We and the World, Part I eBook

This eBook from the Gutenberg Project consists of approximately 147 pages of information about We and the World, Part I.

I managed not to laugh, and old Isaac added, “There’s a many in this village, sir, would have been glad to have taken the liberty of expressing themselves to the Colonel, and a depitation did get as far as your father’s gates one night, but they turned bashful and come home again.  And I know, for one, Master Jack, that if me and my missus had had a room fit to offer one of them poor young gentlemen, I’d have given a week’s wage to do it, and the old woman would have been happy to her dying day.”

CHAPTER XII.

“GOD help me! save I take my part
Of danger on the roaring sea,
A devil rises in my heart,
Far worse than any death to me.” 
TENNYSON’S Sailor-boy.

The fact that my father had sent me back against my will to a school where I had suffered so much and learnt so little, ought perhaps to have drawn us together when he discovered his mistake.  Unfortunately it did not.  He was deeply annoyed with himself for having been taken in by Snuffy, but he transferred some of this annoyance to me, on grounds which cut me to the soul, and which I fear I resented so much that I was not in a mood that was favourable to producing a better understanding between us.  The injustice which I felt so keenly was, that my father reproached me with having what he called “kept him in the dark” about the life at Crayshaw’s.  At my age I must have seen how wicked the man and his system were.

I reminded him that I had run away from them once, and had told all that I dared, but that he would not hear me then.  He would not hear me now.

“I don’t wish to discuss the subject.  It is a very painful one,” he said (and I believe it was as physically distressing to him as the thought of Cripple Charlie’s malformation).  “I have no wish to force your confidence when it is too late,” he added (and it was this which I felt to be so hard).  “I don’t blame you; you have other friends who suit you better, but you have never been fully open with me.  All I can say is, if Mr. Wood was better informed than I have been, and did not acquaint me, he has behaved in a manner which——­ There—­don’t speak! we’ll dismiss the subject.  You have suffered enough, if you have not acted as I should have expected you to act.  I blame myself unutterably, and I hope I see my way to such a comfortable and respectable start in life for you that these three years in that vile place may not be to your permanent disadvantage.”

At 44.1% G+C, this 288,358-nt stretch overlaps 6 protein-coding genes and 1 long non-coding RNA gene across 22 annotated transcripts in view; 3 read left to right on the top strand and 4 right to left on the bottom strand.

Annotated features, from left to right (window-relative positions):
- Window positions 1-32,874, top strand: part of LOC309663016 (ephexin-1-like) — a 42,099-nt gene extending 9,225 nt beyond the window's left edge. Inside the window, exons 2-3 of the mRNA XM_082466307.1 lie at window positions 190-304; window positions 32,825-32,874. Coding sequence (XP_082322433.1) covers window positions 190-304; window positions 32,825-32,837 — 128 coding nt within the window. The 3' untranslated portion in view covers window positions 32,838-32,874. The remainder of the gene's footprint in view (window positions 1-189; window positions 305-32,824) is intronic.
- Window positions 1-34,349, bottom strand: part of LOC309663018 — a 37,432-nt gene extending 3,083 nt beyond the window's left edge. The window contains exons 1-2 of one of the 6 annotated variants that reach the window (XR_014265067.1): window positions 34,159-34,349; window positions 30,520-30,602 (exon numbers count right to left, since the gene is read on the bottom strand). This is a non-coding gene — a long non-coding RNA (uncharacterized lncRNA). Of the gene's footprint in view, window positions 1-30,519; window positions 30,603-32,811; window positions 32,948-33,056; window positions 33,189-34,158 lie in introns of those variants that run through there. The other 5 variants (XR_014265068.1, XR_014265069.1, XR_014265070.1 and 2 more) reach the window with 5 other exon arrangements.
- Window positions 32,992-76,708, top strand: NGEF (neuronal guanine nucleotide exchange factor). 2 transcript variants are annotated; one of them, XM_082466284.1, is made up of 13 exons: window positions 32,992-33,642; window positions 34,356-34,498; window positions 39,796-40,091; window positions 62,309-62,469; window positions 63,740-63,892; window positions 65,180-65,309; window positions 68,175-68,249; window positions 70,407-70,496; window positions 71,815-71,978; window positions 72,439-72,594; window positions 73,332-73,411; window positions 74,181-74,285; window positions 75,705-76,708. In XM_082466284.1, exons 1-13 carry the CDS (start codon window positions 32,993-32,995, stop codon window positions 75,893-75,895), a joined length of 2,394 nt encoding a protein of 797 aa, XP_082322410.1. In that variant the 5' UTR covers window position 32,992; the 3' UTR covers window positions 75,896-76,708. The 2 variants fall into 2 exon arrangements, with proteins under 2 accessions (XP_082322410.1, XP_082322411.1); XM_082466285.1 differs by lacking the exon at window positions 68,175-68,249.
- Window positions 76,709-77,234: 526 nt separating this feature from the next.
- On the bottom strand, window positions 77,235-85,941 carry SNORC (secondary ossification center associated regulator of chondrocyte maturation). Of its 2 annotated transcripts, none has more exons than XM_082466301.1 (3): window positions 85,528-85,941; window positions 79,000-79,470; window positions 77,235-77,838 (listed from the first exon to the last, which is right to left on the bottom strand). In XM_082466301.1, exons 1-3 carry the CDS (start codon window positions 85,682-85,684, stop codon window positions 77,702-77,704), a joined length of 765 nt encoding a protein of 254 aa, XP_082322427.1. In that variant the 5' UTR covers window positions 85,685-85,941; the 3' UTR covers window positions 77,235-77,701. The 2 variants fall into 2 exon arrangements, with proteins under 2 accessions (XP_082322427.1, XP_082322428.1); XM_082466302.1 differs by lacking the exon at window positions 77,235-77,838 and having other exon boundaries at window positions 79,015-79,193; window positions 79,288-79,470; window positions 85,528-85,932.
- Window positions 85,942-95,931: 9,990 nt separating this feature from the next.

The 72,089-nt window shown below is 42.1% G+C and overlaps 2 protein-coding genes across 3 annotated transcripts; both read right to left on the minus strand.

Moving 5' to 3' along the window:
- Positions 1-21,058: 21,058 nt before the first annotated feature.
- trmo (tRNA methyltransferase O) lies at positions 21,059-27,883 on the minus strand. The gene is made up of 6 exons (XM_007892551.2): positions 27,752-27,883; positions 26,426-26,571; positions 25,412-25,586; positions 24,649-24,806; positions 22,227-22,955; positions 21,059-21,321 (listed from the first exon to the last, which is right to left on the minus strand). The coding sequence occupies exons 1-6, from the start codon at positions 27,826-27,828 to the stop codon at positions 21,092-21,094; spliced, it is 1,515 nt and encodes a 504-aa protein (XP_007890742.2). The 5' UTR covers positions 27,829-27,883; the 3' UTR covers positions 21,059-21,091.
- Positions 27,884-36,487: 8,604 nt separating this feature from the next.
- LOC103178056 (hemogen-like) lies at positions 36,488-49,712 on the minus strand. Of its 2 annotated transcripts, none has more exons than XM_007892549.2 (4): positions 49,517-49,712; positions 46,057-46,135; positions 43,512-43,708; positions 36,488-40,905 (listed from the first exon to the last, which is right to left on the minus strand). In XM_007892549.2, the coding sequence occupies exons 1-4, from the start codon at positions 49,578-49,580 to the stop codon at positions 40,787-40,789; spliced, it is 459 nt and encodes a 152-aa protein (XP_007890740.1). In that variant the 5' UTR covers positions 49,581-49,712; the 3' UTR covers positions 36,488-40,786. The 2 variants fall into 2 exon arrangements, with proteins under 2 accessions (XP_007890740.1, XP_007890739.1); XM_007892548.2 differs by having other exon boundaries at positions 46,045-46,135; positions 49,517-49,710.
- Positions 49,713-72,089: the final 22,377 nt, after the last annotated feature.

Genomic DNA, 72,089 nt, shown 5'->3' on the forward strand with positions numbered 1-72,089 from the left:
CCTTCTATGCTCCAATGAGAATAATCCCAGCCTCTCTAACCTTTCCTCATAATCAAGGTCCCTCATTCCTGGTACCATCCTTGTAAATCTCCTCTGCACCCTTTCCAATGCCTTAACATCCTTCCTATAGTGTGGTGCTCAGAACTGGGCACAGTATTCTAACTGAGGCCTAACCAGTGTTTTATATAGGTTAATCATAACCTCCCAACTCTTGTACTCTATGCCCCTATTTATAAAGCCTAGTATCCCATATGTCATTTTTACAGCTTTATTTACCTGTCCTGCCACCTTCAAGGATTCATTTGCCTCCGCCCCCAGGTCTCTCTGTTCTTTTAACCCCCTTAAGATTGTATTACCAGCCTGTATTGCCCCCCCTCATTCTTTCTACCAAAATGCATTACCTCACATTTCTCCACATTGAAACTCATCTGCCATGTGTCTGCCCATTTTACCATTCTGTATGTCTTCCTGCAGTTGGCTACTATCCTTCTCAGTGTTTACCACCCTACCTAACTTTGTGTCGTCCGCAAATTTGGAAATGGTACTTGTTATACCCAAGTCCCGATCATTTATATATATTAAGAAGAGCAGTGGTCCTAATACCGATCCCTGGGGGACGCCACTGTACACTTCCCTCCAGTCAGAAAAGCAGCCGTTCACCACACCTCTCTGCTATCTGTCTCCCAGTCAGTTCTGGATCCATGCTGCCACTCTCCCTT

I was just opening my lips to thank him, when he got up and went to his tall desk, where he took a pinch of snuff, and then added as he turned away, “Thank GOD I have one son who is frank with his father!”

My lips were sealed in an instant.  This, then, was my reward for that hard journey of escape, with Jem on my back, which had only saved him; for having stifled envy in gladness for his sake, when (in those bits of our different holidays which overlapped each other) I saw and felt the contrast between our opportunities; for having suffered my harder lot in silence that my mother might not fret, when I felt certain that my father would not interfere!  My heart beat as if it would have pumped the tears into my eyes by main force, but I kept them back, and said steadily enough, “Is that all, sir?”

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We and the World, Part I from Project Gutenberg. Public domain.
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